The Veiled Genocide: A Reexamination of Muslim Occupation and Slavery of Africa
Over 4 million people are still under ownership by Muslims as slaves in Africa and across the Middle East today. No liberal or black nationalist ever complains about that. The brutality of the Muslim slave trade during the caliphate was so severe that 90% of Africans died in transport. Those who made it alive to Arabia barely lived into their mid 20’s. Women served merely as sex-slaves and workers and if they became pregnant from Muslim rapes their offspring was killed at birth. The male slaves served as laborers and were castrated to stop them from producing children. When the Muslims castrated their slaves they cut the entire penis and testicles off. It was the male version of FGM.
The African slave trade was created by the Africans themselves, and not by any European or foreigner. One of the reason African kings endorsed and ran the entire slave trade of their own people is due to their indoctrination into Sharia. Slavery made the the African kings extremely wealthy and powerful. The Sharia legalized the slavery of African people who had not converted to Islam, under the infidel label.
Although it is true that the whole world was engaged in slavery at one point in the temptation of wealth they witnessed from Muslim slavery, it is also true that African blacks, under the indoctronation of Islam, captured and enslaved more white Europeans in 1,200 years of slave raids on European shores than all of European and American slave trade combined.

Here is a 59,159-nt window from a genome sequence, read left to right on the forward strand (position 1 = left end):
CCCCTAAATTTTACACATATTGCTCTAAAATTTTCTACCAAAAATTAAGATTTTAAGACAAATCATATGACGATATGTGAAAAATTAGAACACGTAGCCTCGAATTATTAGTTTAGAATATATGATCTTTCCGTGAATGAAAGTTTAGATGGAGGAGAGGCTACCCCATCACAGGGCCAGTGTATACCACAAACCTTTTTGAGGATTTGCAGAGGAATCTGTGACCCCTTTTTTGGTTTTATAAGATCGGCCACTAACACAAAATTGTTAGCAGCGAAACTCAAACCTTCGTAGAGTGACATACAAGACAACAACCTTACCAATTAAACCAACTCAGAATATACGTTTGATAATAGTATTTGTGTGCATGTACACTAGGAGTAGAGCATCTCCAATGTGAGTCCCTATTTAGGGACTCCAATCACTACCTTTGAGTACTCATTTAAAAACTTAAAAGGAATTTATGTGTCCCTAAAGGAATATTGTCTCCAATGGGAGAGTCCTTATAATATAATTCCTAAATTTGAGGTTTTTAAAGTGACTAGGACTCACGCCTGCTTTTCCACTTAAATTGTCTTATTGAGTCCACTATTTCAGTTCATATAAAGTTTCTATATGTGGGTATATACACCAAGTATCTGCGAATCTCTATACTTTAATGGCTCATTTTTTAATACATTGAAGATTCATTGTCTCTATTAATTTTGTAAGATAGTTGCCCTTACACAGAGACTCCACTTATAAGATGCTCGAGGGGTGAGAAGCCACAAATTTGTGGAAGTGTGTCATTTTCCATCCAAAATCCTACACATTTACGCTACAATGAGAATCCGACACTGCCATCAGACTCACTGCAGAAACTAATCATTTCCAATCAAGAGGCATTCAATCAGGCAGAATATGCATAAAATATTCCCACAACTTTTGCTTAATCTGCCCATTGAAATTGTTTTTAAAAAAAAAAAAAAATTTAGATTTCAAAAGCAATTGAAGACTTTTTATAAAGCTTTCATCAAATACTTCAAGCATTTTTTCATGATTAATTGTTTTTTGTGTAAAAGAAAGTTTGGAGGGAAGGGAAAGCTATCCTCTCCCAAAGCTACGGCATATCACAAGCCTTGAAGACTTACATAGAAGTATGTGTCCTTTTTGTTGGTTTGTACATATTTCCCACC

You would be surprised to learn that there are about 2 million Afro-Iraqis in Iraq, the vast majority of them in Basra, where they form about a fifth of the population.
This ignorance is largely understandable, because this society of black Iraqis does not get seen or heard of much, the consequence of deeply entrenched racism that sees them denied even the most menial of jobs in Iraqi society.
You see, these black Iraqis are the descendants of African slaves, and their ancestors were the “fortunate” ones.
Slavery in the Middle East is an old establishment, as is apparent in its references within the Bible -Old Testament (Exodus 21:2-11, 21:20, Leviticus 25:44,), New Testament (Ephesians 6:5,) – and the Quran (33:50, 24:32, 2:178, and Hadiths. And as you may recall, Islam’s first muezzin was a former slave.